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Weapons of Mass Destruction (WMD)

Washington File

13 June 2003

Spain Pledges 1,100 Troops for Polish-Led Division in Iraq

(Confirmation comes at NATO defense ministers meeting June 12) (580)
At the NATO defense ministerial in Brussels June 12, Spanish Defense
Minister Federico Trillo-Figueroa y Martínez-Conde confirmed that his
country would provide 1,100 troops for a Polish-led division helping
to stabilize Iraq.
Following is an article by the American Forces Press Service that
describes the division, which is also to include troops from Ukraine,
Hungary, Honduras, and El Salvador:
(begin text)
Spain Pledges Troops to Polish Division
By Jim Garamone
American Forces Press Service
BRUSSELS, Belgium, June 12, 2003 - Spain today pledged 1,100 troops to
the Polish-led division that will become part of the coalition force
in Iraq.
At the NATO defense ministerial, Spanish Defense Minister Federico
Trillo-Figueroa y Martínez-Conde confirmed his country would provide
the military aid.
NATO has already agreed to help Poland with the force. The alliance
will not have any permanent presence in Iraq, but will aid Poland in
supporting roles. These include help with force generation,
communications, logistics and movements, said NATO officials.
Poland volunteered to form the division. A Polish brigade will be the
nucleus for the division, which could ultimately number between 7,000
and 9,000 soldiers, according to Polish officials.
Ukraine has also volunteered to contribute 1,700 troops, and Hungary
will provide 500, along with 800 from Honduras and El Salvador.
Several other countries have also volunteered smaller numbers.
Force-generation conferences will occur over the next few weeks to
figure out in what particular areas that NATO will be able to support
the Poles, officials said. U.S. officials are pleased both with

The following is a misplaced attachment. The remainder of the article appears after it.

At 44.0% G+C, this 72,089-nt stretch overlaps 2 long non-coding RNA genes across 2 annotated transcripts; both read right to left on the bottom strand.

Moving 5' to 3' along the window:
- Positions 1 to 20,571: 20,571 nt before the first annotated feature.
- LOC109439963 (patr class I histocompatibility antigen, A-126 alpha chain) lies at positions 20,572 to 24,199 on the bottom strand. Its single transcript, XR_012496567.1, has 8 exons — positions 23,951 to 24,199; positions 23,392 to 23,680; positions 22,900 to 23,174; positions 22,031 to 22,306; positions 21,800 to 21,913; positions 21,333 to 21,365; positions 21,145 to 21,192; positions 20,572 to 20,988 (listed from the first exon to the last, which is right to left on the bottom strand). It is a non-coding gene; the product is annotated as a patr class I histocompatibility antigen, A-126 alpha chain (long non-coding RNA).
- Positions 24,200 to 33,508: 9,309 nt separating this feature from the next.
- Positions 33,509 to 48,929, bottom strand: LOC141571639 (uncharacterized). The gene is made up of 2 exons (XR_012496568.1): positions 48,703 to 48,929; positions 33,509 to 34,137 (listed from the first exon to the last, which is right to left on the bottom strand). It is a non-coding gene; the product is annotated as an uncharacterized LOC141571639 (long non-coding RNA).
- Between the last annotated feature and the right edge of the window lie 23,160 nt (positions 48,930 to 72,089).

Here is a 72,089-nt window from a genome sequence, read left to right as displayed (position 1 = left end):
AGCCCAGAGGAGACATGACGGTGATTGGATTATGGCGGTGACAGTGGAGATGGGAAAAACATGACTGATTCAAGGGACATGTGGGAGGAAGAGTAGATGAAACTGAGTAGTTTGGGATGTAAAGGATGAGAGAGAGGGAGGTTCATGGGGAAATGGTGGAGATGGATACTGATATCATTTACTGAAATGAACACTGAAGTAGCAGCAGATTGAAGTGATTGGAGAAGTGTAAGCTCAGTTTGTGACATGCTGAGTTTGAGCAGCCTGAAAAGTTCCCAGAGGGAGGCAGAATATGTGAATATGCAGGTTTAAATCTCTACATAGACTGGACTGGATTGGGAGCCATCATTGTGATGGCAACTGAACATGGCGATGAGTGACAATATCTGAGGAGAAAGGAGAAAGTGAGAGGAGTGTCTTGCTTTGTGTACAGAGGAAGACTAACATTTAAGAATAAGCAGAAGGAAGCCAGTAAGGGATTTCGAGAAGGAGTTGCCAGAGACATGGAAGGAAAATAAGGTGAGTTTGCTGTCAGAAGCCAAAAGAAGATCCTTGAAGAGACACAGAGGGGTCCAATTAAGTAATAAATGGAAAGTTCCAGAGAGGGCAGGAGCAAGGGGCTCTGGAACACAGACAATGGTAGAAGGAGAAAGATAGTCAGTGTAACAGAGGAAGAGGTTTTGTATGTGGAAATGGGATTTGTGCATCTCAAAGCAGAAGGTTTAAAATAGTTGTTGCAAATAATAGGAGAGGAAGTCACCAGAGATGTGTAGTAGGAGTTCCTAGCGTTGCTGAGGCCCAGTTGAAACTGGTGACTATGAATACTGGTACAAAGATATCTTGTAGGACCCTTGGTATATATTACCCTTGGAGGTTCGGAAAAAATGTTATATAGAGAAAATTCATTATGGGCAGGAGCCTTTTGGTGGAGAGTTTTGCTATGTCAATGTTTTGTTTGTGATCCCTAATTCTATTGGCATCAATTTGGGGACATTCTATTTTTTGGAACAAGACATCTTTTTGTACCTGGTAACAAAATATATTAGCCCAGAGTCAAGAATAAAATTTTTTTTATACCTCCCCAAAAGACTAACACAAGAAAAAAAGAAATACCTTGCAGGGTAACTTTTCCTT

Poland's decision to form the division and with NATO's offer of
"We are enthusiastic about NATO's decision to help the Poles," said a
senior DoD official speaking on background. "It's a big step for NATO.
It's a strong commitment to a new ally who is stepping up to very
important responsibilities and it will be viewed as very helpful to
the coalition. It's a winner all around as far as we're concerned."
Poland joined NATO in 1999. Its troops have supported operations in
the Balkans and in Afghanistan, providing important support in the war
against global terrorism.
NATO officials said they will study the Polish deployment experience
in Iraq carefully with an eye toward what lessons it would have for
the NATO Reaction Force.
The reaction force will ultimately consist of 20,000 service members
from NATO countries. It will be able to deploy out of the European
area in days rather than months, it will be light and lethal, and NATO
will be able to sustain the force in place for up to a year.
NATO defense ministers approved a concept of operations for the NATO
Response Force during the defense planning committee meeting today. A
senior defense official said there is strong enthusiasm for the force,
which has translated into its accelerated development. He said plans
now call for an early capability by this fall and initial operational
capability in fall 2004.
The NATO Reaction Force will also be a focal point for another
important NATO initiative to develop new capabilities for the
alliance. The official said the capabilities needed to create the
reaction force represent the high-priority capabilities that nations
need to invest in. He pointed specifically to strategic airlift and
sealift as particularly important aspects.
NATO also must invest in secure communications technologies and
precision-guided weapons.
(end text)
(Distributed by the Bureau of International Information Programs, U.S.
Department of State. Web site:

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